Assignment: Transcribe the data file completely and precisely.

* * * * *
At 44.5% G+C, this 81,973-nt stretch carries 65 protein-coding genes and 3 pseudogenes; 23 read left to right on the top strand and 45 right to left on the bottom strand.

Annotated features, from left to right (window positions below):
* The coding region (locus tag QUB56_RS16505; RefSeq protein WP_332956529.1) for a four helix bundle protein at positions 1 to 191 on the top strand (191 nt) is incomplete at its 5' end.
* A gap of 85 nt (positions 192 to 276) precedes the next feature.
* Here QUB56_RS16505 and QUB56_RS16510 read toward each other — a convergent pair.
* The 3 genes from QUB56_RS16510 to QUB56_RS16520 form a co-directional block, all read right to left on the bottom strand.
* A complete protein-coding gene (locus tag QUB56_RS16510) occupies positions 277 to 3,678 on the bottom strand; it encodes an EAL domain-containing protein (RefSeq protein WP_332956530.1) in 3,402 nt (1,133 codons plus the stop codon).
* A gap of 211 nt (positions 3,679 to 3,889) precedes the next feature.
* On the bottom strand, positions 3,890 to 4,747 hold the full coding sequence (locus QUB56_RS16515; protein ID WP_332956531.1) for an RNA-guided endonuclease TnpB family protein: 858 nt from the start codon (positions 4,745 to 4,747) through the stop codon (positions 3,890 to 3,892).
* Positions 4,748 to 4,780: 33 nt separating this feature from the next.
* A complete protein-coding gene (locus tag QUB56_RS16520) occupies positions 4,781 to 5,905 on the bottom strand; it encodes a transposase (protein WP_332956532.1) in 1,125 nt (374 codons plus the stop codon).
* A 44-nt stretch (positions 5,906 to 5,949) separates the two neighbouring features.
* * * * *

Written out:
At 44.5% G+C, this 81,973-nt stretch carries 65 protein-coding genes and 3 pseudogenes; 23 read left to right on the top strand and 45 right to left on the bottom strand.

Annotated features, from left to right (window positions below):
* The coding region (locus tag QUB56_RS16505; RefSeq protein WP_332956529.1) for a four helix bundle protein at positions 1 to 191 on the top strand (191 nt) is incomplete at its 5' end.
* A gap of 85 nt (positions 192 to 276) precedes the next feature.
* Here QUB56_RS16505 and QUB56_RS16510 read toward each other — a convergent pair.
* The 3 genes from QUB56_RS16510 to QUB56_RS16520 form a co-directional block, all read right to left on the bottom strand.
* A complete protein-coding gene (locus tag QUB56_RS16510) occupies positions 277 to 3,678 on the bottom strand; it encodes an EAL domain-containing protein (RefSeq protein WP_332956530.1) in 3,402 nt (1,133 codons plus the stop codon).
* A gap of 211 nt (positions 3,679 to 3,889) precedes the next feature.
* On the bottom strand, positions 3,890 to 4,747 hold the full coding sequence (locus QUB56_RS16515; protein ID WP_332956531.1) for an RNA-guided endonuclease TnpB family protein: 858 nt from the start codon (positions 4,745 to 4,747) through the stop codon (positions 3,890 to 3,892).
* Positions 4,748 to 4,780: 33 nt separating this feature from the next.
* A complete protein-coding gene (locus tag QUB56_RS16520) occupies positions 4,781 to 5,905 on the bottom strand; it encodes a transposase (protein WP_332956532.1) in 1,125 nt (374 codons plus the stop codon).
* A 44-nt stretch (positions 5,906 to 5,949) separates the two neighbouring features.